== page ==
Obama appoints federal judge too liberal even for Wisconsin

He's just getting started. And if this fellow is any indication of the kind of judges we can expect to populate our federal courts, I guarantee you we will spend the next decade or more scratching our heads at the idiotic leftist decisions that will become commonplace on the federal bench.

From an editorial in the Washington Times:

On Oct. 1, the president nominated Louis Butler, a former Wisconsin Supreme Court justice, to the U.S. District Court of his state's Western District. While Mr. Butler's resume is in order, his appreciation of a judge's proper role seems lacking.Mr. Butler is such a judicial activist that Wisconsin voters rejected his state high court candidacy both times they had a chance to weigh in. In 2000, as a Milwaukee trial court judge, he lost his race for the Supreme Court by a whopping 2-1 margin. Liberal Democratic Gov. Jim Doyle appointed him to the court anyway four years later to fill a vacancy, but Mr. Butler didn't last long. Eighteen months ago, the first time Mr. Butler appeared on the ballot again, voters summarily dumped him after a high-profile race in which he was criticized for being far too liberal even for his state, which hasn't voted for a Republican presidential candidate since 1984. It was the first time in more than four decades that an incumbent Wisconsin Supreme Court justice had been defeated for re-election.

Wisconsin voters knew what they were doing.

Indeed. In one case decided by Judge Butler, he held paint manufacturers liable for injuries that a plaintiff "may or may not" have suffered:

In dissent, Justice Jon P. Wilcox wrote: "The end result ... is that the defendants, lead paint manufacturers, can be held liable for a product they may or may not have produced, which may or may not have caused the plaintiffs' injuries, based on conduct that may have occurred 100 years ago when some of the defendants were not even part of the relevant market."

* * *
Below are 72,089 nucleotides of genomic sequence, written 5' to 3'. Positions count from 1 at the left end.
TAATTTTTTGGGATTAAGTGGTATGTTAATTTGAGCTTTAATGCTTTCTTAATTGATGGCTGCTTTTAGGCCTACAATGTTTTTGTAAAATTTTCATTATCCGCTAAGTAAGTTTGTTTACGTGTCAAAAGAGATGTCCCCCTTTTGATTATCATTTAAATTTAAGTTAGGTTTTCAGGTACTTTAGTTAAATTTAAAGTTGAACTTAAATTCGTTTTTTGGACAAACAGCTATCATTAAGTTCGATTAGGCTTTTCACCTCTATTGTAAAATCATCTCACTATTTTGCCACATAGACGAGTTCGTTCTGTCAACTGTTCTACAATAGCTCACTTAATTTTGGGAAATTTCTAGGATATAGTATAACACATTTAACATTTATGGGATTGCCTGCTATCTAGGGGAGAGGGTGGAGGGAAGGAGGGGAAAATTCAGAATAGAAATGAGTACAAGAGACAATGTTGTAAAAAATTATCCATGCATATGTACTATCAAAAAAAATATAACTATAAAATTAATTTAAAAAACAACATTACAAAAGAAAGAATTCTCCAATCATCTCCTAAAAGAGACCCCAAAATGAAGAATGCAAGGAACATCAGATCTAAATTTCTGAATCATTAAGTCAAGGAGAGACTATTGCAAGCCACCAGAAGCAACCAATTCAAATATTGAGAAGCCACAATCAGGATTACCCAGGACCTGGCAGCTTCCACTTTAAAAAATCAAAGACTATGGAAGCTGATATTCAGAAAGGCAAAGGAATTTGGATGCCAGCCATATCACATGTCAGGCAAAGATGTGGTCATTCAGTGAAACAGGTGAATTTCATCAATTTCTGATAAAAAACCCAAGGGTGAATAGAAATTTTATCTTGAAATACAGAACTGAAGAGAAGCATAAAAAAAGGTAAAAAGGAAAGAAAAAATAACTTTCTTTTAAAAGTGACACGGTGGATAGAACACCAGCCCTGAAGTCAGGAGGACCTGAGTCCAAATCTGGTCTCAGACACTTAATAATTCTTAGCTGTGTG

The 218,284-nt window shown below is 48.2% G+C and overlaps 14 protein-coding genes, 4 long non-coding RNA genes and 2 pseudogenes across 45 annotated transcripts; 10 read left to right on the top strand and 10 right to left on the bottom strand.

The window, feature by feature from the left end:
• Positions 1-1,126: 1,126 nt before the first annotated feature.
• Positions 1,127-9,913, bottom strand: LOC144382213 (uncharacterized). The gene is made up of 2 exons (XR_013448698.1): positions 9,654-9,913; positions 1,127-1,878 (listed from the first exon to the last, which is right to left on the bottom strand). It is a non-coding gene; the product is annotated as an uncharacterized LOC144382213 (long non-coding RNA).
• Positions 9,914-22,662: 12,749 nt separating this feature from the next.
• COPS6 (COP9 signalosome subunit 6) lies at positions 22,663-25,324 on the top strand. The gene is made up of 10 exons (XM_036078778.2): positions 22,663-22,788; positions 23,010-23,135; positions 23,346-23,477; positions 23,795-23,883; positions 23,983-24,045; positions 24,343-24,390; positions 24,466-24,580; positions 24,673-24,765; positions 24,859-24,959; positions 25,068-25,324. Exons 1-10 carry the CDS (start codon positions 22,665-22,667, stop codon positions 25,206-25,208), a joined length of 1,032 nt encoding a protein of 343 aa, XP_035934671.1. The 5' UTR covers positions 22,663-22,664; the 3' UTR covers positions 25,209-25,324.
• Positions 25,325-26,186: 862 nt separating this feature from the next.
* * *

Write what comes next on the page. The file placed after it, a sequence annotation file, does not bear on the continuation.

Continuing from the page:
Who said liberal justice had to make sense?

The bottom line is the GOP has no power in the senate to block these nominees so we can expect more of this kind of "justice" in the future.

He's just getting started. And if this fellow is any indication of the kind of judges we can expect to populate our federal courts, I guarantee you we will spend the next decade or more scratching our heads at the idiotic leftist decisions that will become commonplace on the federal bench.

From an editorial in the Washington Times:

On Oct. 1, the president nominated Louis Butler, a former Wisconsin Supreme Court justice, to the U.S. District Court of his state's Western District. While Mr. Butler's resume is in order, his appreciation of a judge's proper role seems lacking.

Mr. Butler is such a judicial activist that Wisconsin voters rejected his state high court candidacy both times they had a chance to weigh in. In 2000, as a Milwaukee trial court judge, he lost his race for the Supreme Court by a whopping 2-1 margin. Liberal Democratic Gov. Jim Doyle appointed him to the court anyway four years later to fill a vacancy, but Mr. Butler didn't last long. Eighteen months ago, the first time Mr. Butler appeared on the ballot again, voters summarily dumped him after a high-profile race in which he was criticized for being far too liberal even for his state, which hasn't voted for a Republican presidential candidate since 1984. It was the first time in more than four decades that an incumbent Wisconsin Supreme Court justice had been defeated for re-election.

Wisconsin voters knew what they were doing.

Indeed. In one case decided by Judge Butler, he held paint manufacturers liable for injuries that a plaintiff "may or may not" have suffered:

In dissent, Justice Jon P. Wilcox wrote: "The end result ... is that the defendants, lead paint manufacturers, can be held liable for a product they may or may not have produced, which may or may not have caused the plaintiffs' injuries, based on conduct that may have occurred 100 years ago when some of the defendants were not even part of the relevant market." 

Who said liberal justice had to make sense?

The bottom line is the GOP has no power in the senate to block these nominees so we can expect more of this kind of "justice" in the future.